Happy Birthday, Joan Procter!

August 5th 2017 marks 120 years since the birth of ZSL London’s first female curator of Herpetology – Joan Beauchamp Procter. 

Proctor was born on the 5th August 1897, to a mother who was an artist and a father who was a stockbroker. Her passion for nature began at a young age and in the ZSL Collection we have a book on reptiles gifted to her by her younger sister Chrystobel for her 13th birthday.

She kept many reptiles as pets, and entered into correspondence with George Boulenger who was the Keeper of Reptiles and Fishes at the then British Museum (Natural History). He was so impressed by the skills and knowledge of the young Procter, that he invited her to work with him in 1916, and acted as a mentor to her. When George Boulenger retired, Procter took over from him at the British Museum.

Procter's office at ZSL London Zoo

At 19 she authored her first paper for the Proceedings of the Zoological Society of London, about the Pit Viper and she was elected as a fellow of ZSL in August 1917.

Procter was friends with George Boulenger’s son – Edward – who was at the time Reptile Curator at ZSL London Zoo. Having grown tired of the work at the British Museum, she began to help Edward with tasks at the Zoo. With her artistic flair, and keen draughtswoman skills, she helped with plans for the new aquarium in 1923 – and after four months joined the staff as Curator of Reptiles and Amphibians – the first woman to hold this position. She started on a salary of £360 (about £20,000 in today’s money). As Peter Chalmers Mitchell notes in his Centaury History of the Zoological Society of London:

“…After the year of probation, Miss Procter was appointed as full Curator, she and Mr Boulenger continuing to understudy one another and taking charge of both the aquarium and reptile house during the absence of either of them. She was the author of many scientific memoirs and was well known to experts in the group throughout the world, with the result that through her correspondents she had been able to extend the collection. But in addition to such scientific knowledge of the group, he is devoted to them as living creatures, studies their distastes and tastes in health and in disease, and has added much to the knowledge of their treatment in captivity…”

At the opening of the Aquarium in 1924, Boulenger and Procter were noted to have sourced a great display of fishes and invertebrates for the tanks, but they had difficultly establishing suitable seaweeds in time so Procter set about making “imitations of the more common species from thin sheets of coloured rubber, with which nearly all the salt water tanks were supplied”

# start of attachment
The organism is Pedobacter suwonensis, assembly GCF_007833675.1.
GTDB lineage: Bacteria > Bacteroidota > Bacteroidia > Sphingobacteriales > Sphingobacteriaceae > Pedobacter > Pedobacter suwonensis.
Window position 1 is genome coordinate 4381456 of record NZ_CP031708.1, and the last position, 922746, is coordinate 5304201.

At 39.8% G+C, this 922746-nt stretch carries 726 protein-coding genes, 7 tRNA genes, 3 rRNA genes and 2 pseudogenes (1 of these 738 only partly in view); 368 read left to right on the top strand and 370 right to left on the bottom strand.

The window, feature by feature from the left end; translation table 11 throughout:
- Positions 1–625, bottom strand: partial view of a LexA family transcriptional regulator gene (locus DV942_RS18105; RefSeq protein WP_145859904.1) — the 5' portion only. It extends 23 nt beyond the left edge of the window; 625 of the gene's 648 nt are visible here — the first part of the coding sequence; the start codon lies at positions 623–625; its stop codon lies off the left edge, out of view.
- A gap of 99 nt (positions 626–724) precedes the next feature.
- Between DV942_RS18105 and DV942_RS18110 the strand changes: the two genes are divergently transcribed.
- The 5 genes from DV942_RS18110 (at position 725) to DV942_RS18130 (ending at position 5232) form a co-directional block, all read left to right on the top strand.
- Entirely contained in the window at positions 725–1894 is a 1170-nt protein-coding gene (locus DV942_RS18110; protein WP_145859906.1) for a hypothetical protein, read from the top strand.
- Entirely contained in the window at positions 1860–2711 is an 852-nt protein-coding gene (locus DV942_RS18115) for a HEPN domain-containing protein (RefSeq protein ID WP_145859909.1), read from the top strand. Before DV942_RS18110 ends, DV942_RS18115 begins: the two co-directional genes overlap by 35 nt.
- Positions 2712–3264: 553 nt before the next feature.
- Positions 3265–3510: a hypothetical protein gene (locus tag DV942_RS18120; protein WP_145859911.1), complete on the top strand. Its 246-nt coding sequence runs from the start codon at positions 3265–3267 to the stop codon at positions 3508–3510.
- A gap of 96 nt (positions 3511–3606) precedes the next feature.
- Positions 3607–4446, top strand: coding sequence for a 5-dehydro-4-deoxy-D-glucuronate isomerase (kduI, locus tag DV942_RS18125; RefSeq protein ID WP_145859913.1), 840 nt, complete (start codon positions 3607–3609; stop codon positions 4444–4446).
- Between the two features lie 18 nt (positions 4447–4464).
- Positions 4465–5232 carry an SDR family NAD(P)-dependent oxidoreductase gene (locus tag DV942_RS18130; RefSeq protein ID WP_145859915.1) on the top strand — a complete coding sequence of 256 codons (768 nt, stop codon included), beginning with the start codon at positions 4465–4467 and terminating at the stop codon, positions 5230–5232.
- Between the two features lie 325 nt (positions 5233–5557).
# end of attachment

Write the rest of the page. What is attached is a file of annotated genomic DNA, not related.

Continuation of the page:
Procter’s gifts as a designer continued to be proven in her designs to the reptile house; a project that was very much regarded as hers.

Reptile House, 1920s

The design included ‘vita glass’ which provided natural ultraviolet light needed by the reptiles, and was a high tech concept at the time. Procter’s deep understanding of reptiles helped to produce a design that was, at the time, very forward thinking.

Procter contributed to numerous other pieces of rockwork and outdoor enclosures in the gardens – including Monkey Hill (on the site of the old animal hospital), which contained 80 scared baboons; and helping with the design for the main entrance gate. 

Procter corresponded widely with fellow reptile experts and enthusiasts around the world – in several languages. The letters written to her that we hold in the Archive show that she was well regarded by everyone from professional herpetologists, to neighbours, and school children.

Sadly, Procter suffered from poor health for most of her life, and she went to Whipsnade for convalescence, but died in 1931 aged only 34. Whipsnade commemorated her with the road ‘Miss Joan’s Ride’ which still runs through the site today. In the reptile house at ZSL London Zoo, there is a bust of her by George Alexander [image ]

She also had two species of reptiles named after her: Buhoma procterae (snake) and testudo procterae (tortoise)

Procter snake painting

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